If you had asked me what patience was before I read Josef Pieper’s book on virtue, I would have said something like “the ability to endure hardships over a period of time in pursuit of some good.” While I wouldn’t have been wrong, Pieper gave me a deeper appreciation of the subtlety of patience as a virtue that protects the integrity of making good judgments and steels against violations of truth.

I remember when I was in 7th grade, my tutor Mr. Wallace made me memorize lots of pithy proverbs that, he said, “will take you far in life.” What a lost art! I remember a few of them that were about patience, like “Don’t jump to hasty conclusions,” “Patience is bitter, but its fruit is sweet,” “Everything comes to those who wait,” “Haste makes waste,” “Never cut what can be untied” and “Vainly does he run / the race is by the tortoise won.”

The point Pieper and Wallace made to me was clear, be careful and painstakingly deliberate in seeking the whole truth while making judgments and decisions, and beware of the blinding propulsion of emotion that can take away “serenity and discernment,” leading you to do or say things you will later regret.

Along these lines, Mr. Wallace also said, “There are two philosophies that work in sports and life: either ‘short term pain, long term gain’ or ‘short term gain, long term pain.’” Or as our son Michael said when he was 5 years old, slightly misquoting his mom’s antiphonal proverb, “patience is a virtue” — “I know, I know. Patience will hurt you!”

The Catechism names as one of the “offenses against truth” rash judgment, which “assumes as true, without sufficient foundation, the moral fault of a neighbor.” Such rushing to judgment is made exponentially worse when such a judgment is then shared with others and becomes the reputation-damaging sin of calumny, which “harms the reputation of others and gives occasion for false judgments concerning them” (#2477). Sinning against another’s reputation, their “name,” is akin to sinning against the Divine Name precisely because each of us is made in the divine image.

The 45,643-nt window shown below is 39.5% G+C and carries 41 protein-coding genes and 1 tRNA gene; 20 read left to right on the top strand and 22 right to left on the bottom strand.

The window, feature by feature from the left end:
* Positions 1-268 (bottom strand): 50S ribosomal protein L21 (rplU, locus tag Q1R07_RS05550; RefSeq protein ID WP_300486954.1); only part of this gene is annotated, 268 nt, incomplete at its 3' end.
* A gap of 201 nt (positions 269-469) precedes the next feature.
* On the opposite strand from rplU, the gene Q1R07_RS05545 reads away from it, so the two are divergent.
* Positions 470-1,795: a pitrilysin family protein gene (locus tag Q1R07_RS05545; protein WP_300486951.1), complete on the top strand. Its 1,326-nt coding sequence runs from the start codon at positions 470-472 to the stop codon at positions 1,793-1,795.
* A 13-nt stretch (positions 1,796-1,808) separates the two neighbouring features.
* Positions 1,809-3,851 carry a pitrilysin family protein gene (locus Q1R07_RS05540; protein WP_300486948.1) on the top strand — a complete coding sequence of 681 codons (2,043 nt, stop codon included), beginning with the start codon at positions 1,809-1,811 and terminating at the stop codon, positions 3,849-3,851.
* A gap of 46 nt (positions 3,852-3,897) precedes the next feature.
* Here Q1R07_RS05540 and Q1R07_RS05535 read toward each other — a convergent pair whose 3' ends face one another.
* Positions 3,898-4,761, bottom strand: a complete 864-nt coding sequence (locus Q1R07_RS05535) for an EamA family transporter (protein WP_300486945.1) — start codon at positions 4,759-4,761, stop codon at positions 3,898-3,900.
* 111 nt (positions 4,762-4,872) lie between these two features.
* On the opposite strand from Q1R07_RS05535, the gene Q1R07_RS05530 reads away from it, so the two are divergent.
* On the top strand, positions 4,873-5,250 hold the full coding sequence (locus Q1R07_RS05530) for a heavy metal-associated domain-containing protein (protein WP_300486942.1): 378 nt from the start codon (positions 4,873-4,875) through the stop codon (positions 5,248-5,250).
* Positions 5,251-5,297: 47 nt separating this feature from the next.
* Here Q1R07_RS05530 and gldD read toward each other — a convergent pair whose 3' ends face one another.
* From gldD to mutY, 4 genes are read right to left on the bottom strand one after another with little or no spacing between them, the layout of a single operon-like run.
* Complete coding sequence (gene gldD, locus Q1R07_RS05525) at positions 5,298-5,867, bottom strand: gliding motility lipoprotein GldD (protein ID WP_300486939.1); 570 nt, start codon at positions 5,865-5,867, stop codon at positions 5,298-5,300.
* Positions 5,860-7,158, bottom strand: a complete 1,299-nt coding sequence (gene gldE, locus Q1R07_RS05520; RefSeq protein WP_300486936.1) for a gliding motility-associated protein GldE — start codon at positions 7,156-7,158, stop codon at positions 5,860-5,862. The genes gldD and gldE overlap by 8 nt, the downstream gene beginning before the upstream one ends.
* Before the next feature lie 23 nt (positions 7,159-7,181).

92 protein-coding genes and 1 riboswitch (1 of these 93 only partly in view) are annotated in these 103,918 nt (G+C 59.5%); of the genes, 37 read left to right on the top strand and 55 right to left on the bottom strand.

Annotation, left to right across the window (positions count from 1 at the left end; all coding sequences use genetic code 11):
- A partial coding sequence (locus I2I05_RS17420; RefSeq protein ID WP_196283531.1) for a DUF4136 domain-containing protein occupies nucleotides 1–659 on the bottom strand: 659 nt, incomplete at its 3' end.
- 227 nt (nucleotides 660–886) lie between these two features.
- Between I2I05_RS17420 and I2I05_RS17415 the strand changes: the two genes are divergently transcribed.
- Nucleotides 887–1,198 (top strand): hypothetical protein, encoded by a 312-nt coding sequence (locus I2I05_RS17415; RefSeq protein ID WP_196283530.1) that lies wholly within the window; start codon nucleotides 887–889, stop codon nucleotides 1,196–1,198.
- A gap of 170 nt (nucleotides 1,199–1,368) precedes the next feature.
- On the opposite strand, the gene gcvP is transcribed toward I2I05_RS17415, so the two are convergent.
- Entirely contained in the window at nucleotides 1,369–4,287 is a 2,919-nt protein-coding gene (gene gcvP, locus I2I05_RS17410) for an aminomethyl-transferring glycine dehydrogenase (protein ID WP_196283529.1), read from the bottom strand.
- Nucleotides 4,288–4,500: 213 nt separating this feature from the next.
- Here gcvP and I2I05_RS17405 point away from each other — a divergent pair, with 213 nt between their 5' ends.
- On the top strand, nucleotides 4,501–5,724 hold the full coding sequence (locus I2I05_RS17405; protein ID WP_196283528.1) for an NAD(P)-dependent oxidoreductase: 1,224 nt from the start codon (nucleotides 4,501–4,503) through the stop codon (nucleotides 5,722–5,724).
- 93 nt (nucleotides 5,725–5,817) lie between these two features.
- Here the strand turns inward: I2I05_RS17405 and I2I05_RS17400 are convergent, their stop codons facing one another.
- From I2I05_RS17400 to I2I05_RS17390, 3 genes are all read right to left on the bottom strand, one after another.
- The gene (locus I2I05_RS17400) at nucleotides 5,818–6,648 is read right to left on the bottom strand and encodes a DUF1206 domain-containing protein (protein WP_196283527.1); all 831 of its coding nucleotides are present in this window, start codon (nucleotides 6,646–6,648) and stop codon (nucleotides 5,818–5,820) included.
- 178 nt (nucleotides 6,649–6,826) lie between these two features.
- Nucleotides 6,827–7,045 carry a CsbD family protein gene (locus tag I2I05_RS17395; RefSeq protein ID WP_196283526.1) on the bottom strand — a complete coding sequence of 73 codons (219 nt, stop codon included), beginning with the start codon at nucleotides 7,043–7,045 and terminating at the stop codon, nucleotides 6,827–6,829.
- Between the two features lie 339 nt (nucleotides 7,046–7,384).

Rash judgment and calumny tend to reinforce group-think against the “others,” lending to the calumniators an air of superiority. They offer either a quick rush of pleasure or serve as a means of catharsis for anger and frustration. Indeed, there can be many factors lurking behind these sins, like weakness, laziness, prejudice, anger, fear, hatred, love of drama or gossip addiction.

Yet all of these eschew the evenhanded and meticulous pace of patience which carefully seeks out and weighs evidence in service to truth.

In all of this, it is important to realize the damage such slips in judgment or of the tongue can cause is incalculable, and often irreparable. To reinforce this point, St. Philip Neri once asked a penitent who confessed the sins of detraction and calumny to climb on her roof and empty the contents of her goose-down pillow into the wind, adding, “Then go down pick them all up. For such is the damage caused by the words now scattered everywhere by your tongue.”

Pope Francis made this point powerfully when he said, “Where there is calumny, there is Satan himself.” The word satan in Hebrew means “accuser,” and the word diabolos in Greek means “slanderer.” Two of the premier signatures of diabolical activity are the twisting of truth and division, both of which are well-served by rash judgment and calumny. When Satan exposes sins, it is to sow seeds of division and despair, but when the Spirit exposes sins, it is to sow seeds of reconciliation and hope.